28 Sep 2018

Ford accuses US Supreme Court nominee in dramatic testimony

10:52 am on 28 September 2018

Christine Blasey Ford said she was "100 percent certain" that Brett Kavanaugh, US president Donald Trump's Supreme Court nominee, sexually assaulted her when they were teenagers.

Some readers may find parts of this story disturbing.

Christine Blasey Ford, the woman accusing Supreme Court nominee Brett Kavanaugh of sexually assaulting her at a party 36 years ago, testifies before the US Senate Judiciary Committee.

Christine Blasey Ford testifies before the US Senate Judiciary Committee. Photo: AFP / Pool

The university professor told the Senate Judiciary Committee that during the alleged incident she thought Mr Kavanaugh was going to rape her and perhaps accidentally kill her.

Read more: Brett Kavanaugh tearfully denies sexual assault allegation

"With what degree of certainty do you believe Brett Kavanaugh assaulted you?" Democratic Senator Richard Durbin asked.

"One hundred percent," she replied, remaining firm and unruffled through hours of testimony including under questioning by a sex crimes prosecutor hired by the committee's Republicans.

Some Republicans and US President Donald Trump have called the allegations by Dr Ford and two other women against Mr Kavanaugh part of a smear campaign. Dr Ford told the committee, "I am an independent person and I am no pawn."

"I am here today not because I want to be. I am terrified. I am here because I believe it is my civic duty to tell you what happened to me while Brett Kavanaugh and I were in high school," Dr Ford said, reading from her prepared testimony, her voice breaking with emotion.

Brett Kavanaugh denies the incident. Two other women, Deborah Ramirez and Julie Swetnick, have also accused Me Kavanaugh of sexual misconduct in the 1980s as well. He has denied all the allegations.

Republican Senator Chuck Grassley and Democratic Senator Dianne Feinstein listen to Christine Blasey Ford testifying during the Senate Judiciary Committee hearing on the nomination of Brett Kavanaugh the Supreme Court.

Republican Senator Chuck Grassley and Democratic Senator Dianne Feinstein listen to Dr Ford's testimony. Photo: AFP / Pool

Dr Ford, a psychology professor at Palo Alto University in California, said a drunken Mr Kavanaugh attacked her and tried to remove her clothing at a gathering of teenagers in Maryland when he was 17 years old and she was 15 in 1982.

Dr Ford said "absolutely not" when Democratic Senator Dianne Feinstein asked her if it could be a case of mistaken identity, as Mr Kavanaugh has suggested.

"Brett groped me and tried to take off my clothes. He had a hard time because he was very inebriated and because I was wearing a one-piece bathing suit under my clothing. I believed he was going to rape me. I tried to yell for help," Ford said, adding that Kavanaugh and a friend of his were "drunkenly laughing during the attack."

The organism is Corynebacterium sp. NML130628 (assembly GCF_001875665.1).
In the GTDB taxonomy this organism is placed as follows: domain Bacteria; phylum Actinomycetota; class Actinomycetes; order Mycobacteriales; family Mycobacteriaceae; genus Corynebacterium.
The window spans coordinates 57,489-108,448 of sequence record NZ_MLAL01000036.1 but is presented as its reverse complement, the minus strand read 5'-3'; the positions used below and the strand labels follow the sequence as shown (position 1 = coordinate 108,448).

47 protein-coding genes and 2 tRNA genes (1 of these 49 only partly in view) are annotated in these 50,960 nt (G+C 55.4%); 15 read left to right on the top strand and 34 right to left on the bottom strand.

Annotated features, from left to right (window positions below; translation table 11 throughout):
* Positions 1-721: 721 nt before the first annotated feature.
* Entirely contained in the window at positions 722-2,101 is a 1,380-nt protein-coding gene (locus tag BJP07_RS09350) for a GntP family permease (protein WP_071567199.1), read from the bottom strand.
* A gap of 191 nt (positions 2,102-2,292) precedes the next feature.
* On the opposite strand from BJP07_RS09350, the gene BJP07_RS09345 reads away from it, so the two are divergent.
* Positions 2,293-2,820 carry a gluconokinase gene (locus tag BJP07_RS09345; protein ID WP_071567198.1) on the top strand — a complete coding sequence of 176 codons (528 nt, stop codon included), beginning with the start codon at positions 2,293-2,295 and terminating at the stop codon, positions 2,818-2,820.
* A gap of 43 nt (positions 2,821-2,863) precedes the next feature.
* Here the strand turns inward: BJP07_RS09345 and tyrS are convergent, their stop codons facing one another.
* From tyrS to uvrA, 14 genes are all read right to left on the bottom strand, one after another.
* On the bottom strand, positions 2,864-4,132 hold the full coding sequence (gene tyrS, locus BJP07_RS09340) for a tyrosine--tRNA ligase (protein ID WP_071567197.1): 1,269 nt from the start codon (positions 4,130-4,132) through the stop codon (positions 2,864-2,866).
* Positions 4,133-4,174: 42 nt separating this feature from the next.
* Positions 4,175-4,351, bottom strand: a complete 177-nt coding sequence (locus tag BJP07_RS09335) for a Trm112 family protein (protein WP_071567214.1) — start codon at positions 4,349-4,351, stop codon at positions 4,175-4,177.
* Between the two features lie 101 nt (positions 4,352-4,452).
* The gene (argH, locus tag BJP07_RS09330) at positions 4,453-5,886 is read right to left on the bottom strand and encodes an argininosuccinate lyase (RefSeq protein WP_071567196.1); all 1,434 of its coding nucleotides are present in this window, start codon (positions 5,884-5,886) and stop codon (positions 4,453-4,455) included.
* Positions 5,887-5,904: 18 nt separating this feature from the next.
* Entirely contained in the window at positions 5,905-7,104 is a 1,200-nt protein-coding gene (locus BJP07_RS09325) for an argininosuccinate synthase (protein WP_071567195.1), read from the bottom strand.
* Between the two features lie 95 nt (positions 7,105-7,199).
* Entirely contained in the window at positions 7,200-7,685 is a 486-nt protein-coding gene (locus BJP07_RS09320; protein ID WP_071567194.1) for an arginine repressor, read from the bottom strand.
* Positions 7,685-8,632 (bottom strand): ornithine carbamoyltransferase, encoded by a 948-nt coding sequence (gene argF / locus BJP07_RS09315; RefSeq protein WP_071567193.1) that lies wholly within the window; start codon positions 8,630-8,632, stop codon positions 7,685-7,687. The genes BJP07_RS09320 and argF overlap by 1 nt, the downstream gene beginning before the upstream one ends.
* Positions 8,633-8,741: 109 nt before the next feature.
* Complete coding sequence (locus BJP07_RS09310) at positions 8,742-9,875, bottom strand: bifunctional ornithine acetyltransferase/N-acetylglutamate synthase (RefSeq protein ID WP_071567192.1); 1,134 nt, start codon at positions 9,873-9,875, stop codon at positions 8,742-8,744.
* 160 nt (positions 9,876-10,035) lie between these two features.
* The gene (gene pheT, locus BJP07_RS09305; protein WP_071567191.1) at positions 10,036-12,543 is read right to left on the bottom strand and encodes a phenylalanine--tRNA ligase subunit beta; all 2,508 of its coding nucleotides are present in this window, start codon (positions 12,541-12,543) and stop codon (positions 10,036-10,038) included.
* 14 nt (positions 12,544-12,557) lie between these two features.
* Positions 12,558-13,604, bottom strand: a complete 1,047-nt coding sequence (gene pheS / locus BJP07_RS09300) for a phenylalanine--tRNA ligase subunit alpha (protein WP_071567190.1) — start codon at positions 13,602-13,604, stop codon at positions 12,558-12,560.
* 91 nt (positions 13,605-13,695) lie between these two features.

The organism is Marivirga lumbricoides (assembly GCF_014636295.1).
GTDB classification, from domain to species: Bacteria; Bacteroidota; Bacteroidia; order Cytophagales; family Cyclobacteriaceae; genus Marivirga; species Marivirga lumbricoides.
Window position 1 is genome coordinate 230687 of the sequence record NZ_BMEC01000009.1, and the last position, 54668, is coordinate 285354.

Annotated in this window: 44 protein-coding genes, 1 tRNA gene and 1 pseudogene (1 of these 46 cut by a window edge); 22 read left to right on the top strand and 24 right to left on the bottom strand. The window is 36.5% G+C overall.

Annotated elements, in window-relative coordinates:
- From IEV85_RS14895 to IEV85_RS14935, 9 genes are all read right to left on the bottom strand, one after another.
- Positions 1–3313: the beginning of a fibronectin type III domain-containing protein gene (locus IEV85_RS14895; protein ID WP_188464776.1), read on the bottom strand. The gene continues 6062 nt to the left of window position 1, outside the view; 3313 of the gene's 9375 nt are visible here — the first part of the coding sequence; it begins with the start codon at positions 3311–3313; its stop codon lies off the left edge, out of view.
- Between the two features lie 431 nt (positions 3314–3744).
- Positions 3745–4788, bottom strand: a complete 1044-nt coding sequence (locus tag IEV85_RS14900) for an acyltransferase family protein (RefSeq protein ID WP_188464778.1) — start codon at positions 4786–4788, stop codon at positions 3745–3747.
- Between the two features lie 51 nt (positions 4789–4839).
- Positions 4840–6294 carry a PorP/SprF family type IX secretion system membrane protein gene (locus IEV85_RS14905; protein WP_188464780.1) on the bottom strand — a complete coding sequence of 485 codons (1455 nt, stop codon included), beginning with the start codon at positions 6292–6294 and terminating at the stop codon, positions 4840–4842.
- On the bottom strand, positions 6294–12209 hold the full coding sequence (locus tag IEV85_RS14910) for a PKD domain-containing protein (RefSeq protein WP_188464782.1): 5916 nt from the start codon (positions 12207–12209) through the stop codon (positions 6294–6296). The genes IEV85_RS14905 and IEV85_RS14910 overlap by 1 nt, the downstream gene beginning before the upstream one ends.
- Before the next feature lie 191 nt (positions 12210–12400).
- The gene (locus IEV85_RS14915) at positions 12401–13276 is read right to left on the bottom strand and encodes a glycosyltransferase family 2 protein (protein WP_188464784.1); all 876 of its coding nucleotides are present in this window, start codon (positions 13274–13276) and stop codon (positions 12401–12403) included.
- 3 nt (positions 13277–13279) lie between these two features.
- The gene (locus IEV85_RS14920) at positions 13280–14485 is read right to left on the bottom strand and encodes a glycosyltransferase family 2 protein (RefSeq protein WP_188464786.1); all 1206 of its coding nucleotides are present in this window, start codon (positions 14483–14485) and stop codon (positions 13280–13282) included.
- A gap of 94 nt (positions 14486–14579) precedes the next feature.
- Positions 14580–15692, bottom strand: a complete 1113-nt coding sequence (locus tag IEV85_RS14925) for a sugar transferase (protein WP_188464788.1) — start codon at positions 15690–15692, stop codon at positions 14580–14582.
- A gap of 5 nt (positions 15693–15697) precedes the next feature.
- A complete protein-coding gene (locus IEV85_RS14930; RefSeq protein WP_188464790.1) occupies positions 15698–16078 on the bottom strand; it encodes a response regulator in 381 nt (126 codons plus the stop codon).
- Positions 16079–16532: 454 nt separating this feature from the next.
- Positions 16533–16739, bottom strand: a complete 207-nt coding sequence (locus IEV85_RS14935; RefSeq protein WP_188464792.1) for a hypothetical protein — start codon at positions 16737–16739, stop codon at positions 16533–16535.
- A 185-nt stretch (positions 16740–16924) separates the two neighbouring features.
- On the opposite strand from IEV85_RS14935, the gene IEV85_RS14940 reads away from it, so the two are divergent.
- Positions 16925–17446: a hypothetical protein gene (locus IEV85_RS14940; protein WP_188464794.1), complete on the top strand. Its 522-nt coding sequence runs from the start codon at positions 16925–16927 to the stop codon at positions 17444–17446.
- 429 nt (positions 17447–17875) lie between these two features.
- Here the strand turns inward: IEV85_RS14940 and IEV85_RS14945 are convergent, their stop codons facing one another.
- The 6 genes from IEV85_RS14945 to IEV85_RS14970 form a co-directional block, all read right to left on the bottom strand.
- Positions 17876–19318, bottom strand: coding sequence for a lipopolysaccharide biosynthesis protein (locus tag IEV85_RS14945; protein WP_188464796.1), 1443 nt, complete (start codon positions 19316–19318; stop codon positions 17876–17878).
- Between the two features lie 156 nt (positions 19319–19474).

Dr Ford said that when she tried to yell out, he put his hand over her mouth. She said she was able to escape when Kavanaugh and another boy she said was in the room fell off the bed.

Falling back on her own professional expertise, Dr Ford fended off Ms Mitchell's questions about her memories by explaining the biological underpinnings of memory formation and what factors can prompt anxiety.

Mr Kavanaugh angrily denied the accusations in testimony following Dr Ford's appearance, at times choked back tears.

"I am innocent of this charge," he told the Judiciary Committee.

Calling himself a victim of "grotesque and obvious character assassination," Kavanaugh, speaking passionately, said he "unequivocally and categorically" denied the accusations.

"I will not be intimidated into withdrawing from this process," he added.

Rachel Mitchell, a sex crimes prosecutor,  was hired by the committee to question Dr Ford

Rachel Mitchell, a sex crimes prosecutor, was hired by the committee to question Dr Ford. Photo: AFP / Pool

The all-male Republican majority on the Senate Judiciary Committee hired Rachel Mitchell, a sex crimes prosecutor, to question Dr Ford. Democratic senators are set to ask their own questions.

Ms Mitchell opened her questioning by sympathising with Dr Ford. "The first thing that struck me from your statement this morning was that you are terrified. And I just wanted to let you know, I'm very sorry. That's not right."

Republican Chuck Grassley, the chairman of the committee, said at the opening of the hearing that he wanted it to be "safe comfortable and dignified for both of our witnesses." He decried the "media circus" around the allegations and said the nominee and Ms Ford had been through a terrible couple of weeks since Ford leveled her accusation.

Senator Dianne Feinstein, the top Democrat on the committee, said in her opening statement that sexual violence was a serious problem in the United States "and one that goes largely unseen."

Under questioning by Senator Feinstein, Ms Ford said she had suffered from claustrophobia and anxiety as a result of her experience and initially struggled when at college.

Supreme Court appointments must be confirmed by the Senate, and Mr Trump's fellow Republicans control the chamber by a narrow 51-49 margin. That means that a handful of moderate Republican senators who have not announced whether or not they support Mr Kavanaugh could determine his fate. Committee member Jeff Flake is among these.

The committee could vote on Mr Kavanaugh's confirmation on Friday, with a final Senate vote early next week.

- Reuters

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